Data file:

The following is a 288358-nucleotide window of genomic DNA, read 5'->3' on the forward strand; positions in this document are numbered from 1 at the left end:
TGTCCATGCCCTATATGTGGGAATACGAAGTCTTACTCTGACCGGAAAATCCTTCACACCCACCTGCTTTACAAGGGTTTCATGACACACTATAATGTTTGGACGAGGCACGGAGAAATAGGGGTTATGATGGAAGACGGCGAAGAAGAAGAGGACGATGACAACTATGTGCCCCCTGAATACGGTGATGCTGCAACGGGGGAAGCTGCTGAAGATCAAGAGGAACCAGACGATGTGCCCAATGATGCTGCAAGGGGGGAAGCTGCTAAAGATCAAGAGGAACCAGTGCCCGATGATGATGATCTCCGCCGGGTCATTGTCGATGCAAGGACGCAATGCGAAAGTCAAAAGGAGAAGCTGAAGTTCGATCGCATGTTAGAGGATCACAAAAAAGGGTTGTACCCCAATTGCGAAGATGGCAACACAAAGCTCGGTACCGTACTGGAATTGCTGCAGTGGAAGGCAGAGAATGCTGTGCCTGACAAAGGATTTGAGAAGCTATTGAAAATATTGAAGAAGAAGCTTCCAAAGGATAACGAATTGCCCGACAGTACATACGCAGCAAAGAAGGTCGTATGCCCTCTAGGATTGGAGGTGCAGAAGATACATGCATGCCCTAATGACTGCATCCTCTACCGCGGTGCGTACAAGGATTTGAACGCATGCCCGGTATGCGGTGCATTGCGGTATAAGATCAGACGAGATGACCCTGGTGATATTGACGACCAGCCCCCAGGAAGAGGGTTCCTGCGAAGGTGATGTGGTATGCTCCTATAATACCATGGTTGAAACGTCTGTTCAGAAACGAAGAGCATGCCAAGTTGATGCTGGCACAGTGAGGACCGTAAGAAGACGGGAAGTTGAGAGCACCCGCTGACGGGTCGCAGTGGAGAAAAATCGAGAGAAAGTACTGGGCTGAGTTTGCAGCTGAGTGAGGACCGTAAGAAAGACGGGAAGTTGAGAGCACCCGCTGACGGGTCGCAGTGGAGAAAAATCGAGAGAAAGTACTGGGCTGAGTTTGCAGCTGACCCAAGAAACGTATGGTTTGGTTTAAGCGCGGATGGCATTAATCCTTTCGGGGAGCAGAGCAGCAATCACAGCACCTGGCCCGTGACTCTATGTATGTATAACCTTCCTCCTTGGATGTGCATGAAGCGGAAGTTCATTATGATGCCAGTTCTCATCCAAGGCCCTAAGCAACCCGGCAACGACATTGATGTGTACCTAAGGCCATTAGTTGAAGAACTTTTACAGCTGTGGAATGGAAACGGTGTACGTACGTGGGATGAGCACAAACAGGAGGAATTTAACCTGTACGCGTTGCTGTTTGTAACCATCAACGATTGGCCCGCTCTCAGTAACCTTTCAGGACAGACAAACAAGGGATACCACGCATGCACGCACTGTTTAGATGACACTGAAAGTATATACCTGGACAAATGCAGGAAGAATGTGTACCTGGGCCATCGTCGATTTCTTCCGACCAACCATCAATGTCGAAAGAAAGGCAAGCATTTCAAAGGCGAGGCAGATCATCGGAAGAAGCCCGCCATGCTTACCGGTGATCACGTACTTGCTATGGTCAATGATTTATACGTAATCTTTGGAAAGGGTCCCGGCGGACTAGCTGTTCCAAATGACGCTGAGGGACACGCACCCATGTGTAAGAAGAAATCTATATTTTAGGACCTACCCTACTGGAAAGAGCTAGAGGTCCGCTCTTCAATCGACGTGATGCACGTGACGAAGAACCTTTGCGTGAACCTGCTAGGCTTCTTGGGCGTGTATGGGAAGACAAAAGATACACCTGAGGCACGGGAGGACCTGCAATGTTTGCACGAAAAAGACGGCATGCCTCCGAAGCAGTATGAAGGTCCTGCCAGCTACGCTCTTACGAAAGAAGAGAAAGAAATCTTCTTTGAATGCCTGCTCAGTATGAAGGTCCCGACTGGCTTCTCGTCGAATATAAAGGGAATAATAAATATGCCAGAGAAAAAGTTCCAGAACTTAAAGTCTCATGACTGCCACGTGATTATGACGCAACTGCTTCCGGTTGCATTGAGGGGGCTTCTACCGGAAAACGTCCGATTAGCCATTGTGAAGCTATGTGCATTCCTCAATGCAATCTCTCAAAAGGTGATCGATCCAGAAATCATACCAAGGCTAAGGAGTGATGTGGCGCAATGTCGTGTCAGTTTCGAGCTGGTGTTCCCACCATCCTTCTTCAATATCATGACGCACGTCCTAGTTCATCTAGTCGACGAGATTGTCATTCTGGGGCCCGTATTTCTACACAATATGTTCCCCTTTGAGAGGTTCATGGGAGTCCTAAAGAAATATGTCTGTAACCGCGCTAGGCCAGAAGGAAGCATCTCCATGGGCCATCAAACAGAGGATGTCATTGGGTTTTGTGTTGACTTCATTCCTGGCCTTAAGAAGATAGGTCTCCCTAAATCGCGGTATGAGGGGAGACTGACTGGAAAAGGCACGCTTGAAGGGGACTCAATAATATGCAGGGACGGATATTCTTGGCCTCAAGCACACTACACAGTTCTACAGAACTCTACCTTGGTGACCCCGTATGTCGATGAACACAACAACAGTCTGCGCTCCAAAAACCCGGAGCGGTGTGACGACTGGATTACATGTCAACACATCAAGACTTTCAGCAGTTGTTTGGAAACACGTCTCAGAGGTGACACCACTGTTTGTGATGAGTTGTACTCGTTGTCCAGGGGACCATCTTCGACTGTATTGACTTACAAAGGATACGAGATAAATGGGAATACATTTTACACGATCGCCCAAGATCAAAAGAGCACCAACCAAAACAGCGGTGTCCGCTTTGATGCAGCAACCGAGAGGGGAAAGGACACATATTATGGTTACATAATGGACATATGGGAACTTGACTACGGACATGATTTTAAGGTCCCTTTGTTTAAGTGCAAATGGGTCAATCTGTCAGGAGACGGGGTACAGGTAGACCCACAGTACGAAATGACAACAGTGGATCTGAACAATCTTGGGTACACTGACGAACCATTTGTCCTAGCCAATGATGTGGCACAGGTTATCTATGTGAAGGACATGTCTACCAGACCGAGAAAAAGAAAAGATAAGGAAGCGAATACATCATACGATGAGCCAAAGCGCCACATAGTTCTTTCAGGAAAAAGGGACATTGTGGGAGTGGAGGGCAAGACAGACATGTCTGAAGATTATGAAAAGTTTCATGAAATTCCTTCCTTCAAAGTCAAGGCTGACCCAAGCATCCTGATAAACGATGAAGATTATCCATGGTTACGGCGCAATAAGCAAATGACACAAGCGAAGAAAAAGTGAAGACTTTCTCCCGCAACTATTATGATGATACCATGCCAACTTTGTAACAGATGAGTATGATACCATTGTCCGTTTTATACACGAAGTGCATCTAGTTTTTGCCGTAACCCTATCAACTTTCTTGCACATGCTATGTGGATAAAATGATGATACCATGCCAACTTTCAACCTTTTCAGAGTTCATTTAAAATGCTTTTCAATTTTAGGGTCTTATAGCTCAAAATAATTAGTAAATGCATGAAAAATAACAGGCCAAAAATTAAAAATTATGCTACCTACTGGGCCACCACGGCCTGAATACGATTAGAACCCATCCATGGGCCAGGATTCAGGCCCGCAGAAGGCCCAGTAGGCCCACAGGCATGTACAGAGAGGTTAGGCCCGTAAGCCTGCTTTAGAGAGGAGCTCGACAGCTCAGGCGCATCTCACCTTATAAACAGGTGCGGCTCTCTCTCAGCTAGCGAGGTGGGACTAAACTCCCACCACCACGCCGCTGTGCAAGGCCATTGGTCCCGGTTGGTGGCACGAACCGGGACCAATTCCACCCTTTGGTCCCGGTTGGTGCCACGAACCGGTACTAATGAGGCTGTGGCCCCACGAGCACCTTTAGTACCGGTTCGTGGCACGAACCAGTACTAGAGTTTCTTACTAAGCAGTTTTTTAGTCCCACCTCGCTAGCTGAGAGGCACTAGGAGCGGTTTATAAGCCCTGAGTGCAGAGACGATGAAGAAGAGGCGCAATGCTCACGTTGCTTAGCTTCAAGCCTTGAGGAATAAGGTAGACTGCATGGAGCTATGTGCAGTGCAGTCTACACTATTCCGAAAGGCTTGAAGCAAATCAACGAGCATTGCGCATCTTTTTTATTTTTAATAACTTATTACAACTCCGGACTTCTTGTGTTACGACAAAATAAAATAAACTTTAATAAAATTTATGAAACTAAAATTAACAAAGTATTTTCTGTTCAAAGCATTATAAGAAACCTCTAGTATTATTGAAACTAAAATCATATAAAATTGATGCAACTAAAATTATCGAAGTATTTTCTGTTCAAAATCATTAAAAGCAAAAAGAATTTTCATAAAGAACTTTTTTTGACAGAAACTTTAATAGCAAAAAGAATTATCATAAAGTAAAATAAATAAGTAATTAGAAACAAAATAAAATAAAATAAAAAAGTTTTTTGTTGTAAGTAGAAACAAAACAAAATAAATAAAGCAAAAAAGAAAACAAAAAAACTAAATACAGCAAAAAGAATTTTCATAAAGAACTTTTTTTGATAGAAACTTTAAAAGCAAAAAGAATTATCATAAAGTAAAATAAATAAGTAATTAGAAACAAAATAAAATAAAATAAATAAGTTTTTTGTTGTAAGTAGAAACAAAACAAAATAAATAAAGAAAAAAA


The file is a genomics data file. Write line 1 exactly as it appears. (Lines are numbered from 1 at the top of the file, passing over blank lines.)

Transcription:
The following is a 288358-nucleotide window of genomic DNA, read 5'->3' on the forward strand; positions in this document are numbered from 1 at the left end: